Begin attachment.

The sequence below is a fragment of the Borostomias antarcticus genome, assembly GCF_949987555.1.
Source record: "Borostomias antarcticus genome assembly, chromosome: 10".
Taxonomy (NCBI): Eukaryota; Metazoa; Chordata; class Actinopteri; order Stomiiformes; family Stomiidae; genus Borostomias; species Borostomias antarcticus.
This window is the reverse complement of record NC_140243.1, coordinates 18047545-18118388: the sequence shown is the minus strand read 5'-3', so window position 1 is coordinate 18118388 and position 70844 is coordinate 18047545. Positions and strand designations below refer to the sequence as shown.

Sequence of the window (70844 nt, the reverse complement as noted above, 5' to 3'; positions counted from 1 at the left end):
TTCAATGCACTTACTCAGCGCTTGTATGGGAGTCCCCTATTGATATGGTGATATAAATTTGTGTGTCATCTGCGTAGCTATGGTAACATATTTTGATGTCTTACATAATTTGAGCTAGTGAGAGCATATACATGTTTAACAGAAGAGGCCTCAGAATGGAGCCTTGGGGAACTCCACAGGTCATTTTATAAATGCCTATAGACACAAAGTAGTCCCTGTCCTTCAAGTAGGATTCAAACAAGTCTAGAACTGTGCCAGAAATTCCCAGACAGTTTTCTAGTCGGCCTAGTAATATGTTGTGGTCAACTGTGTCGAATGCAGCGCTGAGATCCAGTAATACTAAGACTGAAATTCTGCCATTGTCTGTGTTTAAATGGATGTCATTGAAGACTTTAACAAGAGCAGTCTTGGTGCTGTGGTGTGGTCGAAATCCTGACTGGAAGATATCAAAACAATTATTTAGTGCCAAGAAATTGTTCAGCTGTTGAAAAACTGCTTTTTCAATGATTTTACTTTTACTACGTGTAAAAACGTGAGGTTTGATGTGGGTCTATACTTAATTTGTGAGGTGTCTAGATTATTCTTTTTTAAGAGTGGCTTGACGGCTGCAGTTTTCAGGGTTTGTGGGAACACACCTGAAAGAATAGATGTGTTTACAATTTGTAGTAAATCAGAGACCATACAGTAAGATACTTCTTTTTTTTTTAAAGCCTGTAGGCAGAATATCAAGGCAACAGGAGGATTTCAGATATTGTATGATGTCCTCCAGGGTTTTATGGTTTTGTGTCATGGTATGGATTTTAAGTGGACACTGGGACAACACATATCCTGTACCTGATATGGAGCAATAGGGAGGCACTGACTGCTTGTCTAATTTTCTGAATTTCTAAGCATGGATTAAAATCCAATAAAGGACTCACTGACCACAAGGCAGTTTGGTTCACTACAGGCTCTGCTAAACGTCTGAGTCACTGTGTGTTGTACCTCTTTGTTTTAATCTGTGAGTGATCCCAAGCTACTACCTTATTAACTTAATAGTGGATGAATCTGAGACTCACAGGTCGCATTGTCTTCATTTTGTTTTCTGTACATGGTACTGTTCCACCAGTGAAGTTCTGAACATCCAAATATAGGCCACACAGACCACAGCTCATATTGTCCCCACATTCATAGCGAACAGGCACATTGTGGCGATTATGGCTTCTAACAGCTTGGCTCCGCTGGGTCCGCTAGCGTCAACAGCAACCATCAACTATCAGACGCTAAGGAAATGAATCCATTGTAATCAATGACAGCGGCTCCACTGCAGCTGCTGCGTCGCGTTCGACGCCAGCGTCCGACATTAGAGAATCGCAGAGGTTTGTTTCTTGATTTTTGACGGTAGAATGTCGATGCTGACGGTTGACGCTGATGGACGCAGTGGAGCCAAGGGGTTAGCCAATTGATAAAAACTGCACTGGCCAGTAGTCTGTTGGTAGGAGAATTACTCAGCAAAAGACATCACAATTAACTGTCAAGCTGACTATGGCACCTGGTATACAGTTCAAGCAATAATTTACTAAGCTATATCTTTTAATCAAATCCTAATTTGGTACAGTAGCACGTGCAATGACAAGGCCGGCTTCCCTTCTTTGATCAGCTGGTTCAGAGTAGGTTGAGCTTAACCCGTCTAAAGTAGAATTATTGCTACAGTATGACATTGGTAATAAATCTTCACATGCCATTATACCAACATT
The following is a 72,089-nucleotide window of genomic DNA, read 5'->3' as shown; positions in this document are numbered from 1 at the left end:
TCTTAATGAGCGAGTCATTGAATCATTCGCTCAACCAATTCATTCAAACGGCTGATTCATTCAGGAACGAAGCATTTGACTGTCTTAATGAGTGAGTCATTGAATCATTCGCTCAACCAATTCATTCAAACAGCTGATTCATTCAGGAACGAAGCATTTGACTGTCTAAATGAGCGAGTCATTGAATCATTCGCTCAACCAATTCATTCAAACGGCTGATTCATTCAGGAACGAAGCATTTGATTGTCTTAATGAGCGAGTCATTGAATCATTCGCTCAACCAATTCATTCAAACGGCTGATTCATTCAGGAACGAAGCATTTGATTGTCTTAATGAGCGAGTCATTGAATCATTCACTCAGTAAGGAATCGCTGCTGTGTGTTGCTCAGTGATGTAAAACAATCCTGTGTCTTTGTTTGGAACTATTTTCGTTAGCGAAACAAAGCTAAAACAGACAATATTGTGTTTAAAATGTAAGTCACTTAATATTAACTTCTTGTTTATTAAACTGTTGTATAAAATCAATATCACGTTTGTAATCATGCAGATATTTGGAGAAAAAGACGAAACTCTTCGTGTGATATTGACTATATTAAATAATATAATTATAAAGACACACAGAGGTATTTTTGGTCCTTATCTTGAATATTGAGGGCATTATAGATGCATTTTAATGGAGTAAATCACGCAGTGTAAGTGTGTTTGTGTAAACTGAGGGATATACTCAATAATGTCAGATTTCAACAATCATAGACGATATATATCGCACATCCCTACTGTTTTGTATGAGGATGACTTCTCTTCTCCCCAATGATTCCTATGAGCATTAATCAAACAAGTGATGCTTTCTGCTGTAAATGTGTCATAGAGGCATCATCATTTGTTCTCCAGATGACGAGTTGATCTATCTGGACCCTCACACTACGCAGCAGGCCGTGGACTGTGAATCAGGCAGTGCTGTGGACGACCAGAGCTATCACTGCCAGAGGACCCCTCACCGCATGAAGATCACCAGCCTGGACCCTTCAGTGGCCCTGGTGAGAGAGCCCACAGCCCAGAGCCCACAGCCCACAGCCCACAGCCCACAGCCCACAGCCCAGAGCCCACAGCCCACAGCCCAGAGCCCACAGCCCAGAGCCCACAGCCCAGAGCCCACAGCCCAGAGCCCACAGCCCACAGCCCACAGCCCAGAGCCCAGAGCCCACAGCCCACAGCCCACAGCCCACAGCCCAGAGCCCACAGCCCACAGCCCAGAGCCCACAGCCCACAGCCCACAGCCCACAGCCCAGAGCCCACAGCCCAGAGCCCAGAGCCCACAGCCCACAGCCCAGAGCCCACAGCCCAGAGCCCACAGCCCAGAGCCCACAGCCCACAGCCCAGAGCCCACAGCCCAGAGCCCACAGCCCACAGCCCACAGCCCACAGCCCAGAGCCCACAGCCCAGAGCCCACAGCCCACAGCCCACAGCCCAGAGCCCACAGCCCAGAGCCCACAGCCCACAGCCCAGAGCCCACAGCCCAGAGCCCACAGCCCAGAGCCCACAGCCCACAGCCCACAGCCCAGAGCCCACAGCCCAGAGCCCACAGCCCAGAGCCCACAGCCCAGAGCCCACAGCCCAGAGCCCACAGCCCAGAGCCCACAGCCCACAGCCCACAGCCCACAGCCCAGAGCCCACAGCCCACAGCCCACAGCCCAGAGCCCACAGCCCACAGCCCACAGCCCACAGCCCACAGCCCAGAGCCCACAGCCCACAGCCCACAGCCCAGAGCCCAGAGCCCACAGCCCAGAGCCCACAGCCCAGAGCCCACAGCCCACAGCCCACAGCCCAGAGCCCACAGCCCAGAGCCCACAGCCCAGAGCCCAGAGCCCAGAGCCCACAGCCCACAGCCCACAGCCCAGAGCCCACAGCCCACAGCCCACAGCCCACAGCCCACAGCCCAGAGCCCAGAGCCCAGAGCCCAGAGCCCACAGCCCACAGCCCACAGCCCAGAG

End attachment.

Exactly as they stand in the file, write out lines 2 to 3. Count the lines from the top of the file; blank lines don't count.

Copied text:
Source record: "Borostomias antarcticus genome assembly, chromosome: 10".
Taxonomy (NCBI): Eukaryota; Metazoa; Chordata; class Actinopteri; order Stomiiformes; family Stomiidae; genus Borostomias; species Borostomias antarcticus.